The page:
Donald Trump made some waves in early March when he made pro-torture statements at a GOP debate (he walked that back somewhat the next day). But he likely wouldn't have offended a good number of Americans, according to a recent Reuters/Ipsos poll. Per the poll of nearly 2,000 US adults (18 and over) between March 22 and March 28, almost two-thirds of respondents are OK with the US using torture methods to get info from terror suspects, Reuters reports. About one-quarter of those asked agreed torture is "often" justified "against suspected terrorists to obtain information about terrorism," with another 38% saying it was "sometimes" justified; just 15% said it should never be employed.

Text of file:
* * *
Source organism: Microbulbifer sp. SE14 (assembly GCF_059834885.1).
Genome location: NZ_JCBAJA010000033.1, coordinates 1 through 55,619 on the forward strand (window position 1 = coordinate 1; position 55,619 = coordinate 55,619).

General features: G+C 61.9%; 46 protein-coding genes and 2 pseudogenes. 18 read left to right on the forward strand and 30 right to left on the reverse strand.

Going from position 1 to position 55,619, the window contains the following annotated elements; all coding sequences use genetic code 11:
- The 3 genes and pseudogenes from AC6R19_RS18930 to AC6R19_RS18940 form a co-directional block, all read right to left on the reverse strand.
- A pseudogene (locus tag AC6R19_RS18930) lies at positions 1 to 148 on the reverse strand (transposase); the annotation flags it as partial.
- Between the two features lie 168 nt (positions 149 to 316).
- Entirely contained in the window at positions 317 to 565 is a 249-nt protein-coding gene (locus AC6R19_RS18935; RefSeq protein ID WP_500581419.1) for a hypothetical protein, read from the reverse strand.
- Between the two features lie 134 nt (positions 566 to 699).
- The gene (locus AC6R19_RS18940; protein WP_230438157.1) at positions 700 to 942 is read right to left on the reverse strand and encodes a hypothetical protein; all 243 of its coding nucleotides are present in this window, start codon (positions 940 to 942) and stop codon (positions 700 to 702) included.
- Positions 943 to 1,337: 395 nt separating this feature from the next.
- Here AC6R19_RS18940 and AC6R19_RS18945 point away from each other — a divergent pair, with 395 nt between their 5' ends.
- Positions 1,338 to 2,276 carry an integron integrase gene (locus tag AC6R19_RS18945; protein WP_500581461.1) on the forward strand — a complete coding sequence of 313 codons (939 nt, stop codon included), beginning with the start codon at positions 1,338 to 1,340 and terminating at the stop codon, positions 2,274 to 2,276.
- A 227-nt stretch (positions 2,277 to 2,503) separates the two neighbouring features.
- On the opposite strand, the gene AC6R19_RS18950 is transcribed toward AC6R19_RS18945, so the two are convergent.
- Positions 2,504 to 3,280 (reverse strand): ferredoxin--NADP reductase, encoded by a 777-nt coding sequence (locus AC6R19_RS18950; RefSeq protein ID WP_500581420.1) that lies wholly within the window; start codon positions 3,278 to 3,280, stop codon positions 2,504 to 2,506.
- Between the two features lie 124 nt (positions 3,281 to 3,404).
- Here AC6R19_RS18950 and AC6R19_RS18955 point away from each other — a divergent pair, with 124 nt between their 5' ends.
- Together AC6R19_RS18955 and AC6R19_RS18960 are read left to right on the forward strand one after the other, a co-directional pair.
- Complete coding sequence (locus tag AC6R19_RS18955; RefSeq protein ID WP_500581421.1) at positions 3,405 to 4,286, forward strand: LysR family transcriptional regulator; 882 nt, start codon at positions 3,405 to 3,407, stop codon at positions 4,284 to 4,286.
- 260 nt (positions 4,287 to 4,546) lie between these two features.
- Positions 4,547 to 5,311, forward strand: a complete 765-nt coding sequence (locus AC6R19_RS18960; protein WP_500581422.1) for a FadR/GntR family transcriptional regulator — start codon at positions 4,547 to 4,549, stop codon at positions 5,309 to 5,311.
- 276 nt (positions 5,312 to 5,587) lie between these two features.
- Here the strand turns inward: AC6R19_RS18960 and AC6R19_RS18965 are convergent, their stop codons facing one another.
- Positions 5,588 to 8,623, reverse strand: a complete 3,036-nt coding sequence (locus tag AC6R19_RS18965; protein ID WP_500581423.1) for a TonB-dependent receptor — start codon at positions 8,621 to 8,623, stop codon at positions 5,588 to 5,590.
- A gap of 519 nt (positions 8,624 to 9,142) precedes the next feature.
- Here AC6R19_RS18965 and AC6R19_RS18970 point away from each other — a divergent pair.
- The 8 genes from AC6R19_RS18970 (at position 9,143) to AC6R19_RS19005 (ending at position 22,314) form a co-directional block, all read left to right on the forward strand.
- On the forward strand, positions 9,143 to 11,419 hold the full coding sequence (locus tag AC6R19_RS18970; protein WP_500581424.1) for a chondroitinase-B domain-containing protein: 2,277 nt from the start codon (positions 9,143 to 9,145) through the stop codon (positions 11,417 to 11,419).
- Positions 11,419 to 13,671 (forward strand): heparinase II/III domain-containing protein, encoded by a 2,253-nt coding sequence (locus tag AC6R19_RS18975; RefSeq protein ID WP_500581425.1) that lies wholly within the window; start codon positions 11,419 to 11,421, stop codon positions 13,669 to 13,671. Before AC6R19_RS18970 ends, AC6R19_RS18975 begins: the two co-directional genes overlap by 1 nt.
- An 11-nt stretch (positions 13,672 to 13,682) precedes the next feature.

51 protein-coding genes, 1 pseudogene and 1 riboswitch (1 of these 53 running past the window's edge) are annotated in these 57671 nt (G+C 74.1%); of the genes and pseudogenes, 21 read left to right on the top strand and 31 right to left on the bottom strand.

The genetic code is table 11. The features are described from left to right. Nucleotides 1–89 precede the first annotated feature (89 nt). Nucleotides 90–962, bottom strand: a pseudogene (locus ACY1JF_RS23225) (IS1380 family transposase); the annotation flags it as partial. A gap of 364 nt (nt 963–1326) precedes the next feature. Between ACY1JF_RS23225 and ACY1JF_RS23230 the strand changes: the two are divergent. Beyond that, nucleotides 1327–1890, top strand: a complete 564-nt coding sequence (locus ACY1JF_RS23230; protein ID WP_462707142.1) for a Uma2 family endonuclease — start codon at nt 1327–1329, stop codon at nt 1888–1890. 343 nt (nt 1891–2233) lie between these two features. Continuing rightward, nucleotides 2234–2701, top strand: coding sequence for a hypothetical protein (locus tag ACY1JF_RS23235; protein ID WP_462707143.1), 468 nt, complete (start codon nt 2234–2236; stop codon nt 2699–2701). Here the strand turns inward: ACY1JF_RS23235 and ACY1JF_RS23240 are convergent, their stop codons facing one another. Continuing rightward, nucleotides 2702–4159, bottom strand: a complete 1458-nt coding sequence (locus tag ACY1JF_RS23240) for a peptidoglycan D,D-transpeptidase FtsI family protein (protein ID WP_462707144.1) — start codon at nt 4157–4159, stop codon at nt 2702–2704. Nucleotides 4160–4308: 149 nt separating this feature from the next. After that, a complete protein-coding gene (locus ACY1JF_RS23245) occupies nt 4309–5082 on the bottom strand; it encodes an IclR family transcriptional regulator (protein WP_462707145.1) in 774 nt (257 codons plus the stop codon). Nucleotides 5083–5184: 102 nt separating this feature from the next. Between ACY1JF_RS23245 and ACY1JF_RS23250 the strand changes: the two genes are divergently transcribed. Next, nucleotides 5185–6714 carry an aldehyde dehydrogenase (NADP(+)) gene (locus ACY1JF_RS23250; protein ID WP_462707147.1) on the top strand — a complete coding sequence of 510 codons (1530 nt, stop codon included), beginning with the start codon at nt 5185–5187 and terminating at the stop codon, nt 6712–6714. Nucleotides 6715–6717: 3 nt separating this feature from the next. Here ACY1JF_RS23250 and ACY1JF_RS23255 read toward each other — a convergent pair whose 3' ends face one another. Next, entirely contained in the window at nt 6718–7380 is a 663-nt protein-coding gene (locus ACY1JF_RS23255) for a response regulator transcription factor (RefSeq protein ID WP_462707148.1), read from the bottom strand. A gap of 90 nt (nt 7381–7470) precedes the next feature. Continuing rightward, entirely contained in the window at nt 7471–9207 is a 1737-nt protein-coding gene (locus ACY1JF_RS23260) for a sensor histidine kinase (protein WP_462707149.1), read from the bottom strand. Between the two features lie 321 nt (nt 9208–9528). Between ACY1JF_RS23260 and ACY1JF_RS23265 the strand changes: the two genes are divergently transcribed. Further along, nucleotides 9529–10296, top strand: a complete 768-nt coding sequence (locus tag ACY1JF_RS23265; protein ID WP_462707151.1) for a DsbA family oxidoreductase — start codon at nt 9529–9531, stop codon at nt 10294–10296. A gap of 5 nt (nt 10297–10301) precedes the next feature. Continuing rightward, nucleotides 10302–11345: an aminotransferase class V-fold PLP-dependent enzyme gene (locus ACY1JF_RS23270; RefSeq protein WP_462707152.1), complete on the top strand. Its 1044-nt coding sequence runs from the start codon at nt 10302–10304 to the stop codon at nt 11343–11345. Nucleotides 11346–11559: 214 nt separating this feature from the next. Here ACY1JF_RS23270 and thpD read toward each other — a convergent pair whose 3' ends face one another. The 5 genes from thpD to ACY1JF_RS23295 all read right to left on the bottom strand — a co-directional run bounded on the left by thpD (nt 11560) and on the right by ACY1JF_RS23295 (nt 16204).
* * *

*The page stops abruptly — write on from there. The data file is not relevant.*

And 64% of US citizens feel like a terror attack within the next six months is "very likely" or "somewhat likely," the Hill notes. There's a disparity, too, between political parties, with 82% of Republicans noting torturous methods are "often" or "sometimes" justified, while only 53% of Democrats feel this way. Trump himself may be exacerbating Americans' fears due to recent attacks overseas (e.g., France, Belgium) and at home (San Bernardino); he's said that techniques like waterboarding should be on the table, despite outcry from human rights groups, and that he'll "bring back a hell of a lot worse" methods if he assumes the White House. "The public right now is coping with a host of negative emotions," says a Vanderbilt University professor. "Fear, anger, general anxiety: [Trump] gives a certain credibility to these feelings." (Read more torture stories.)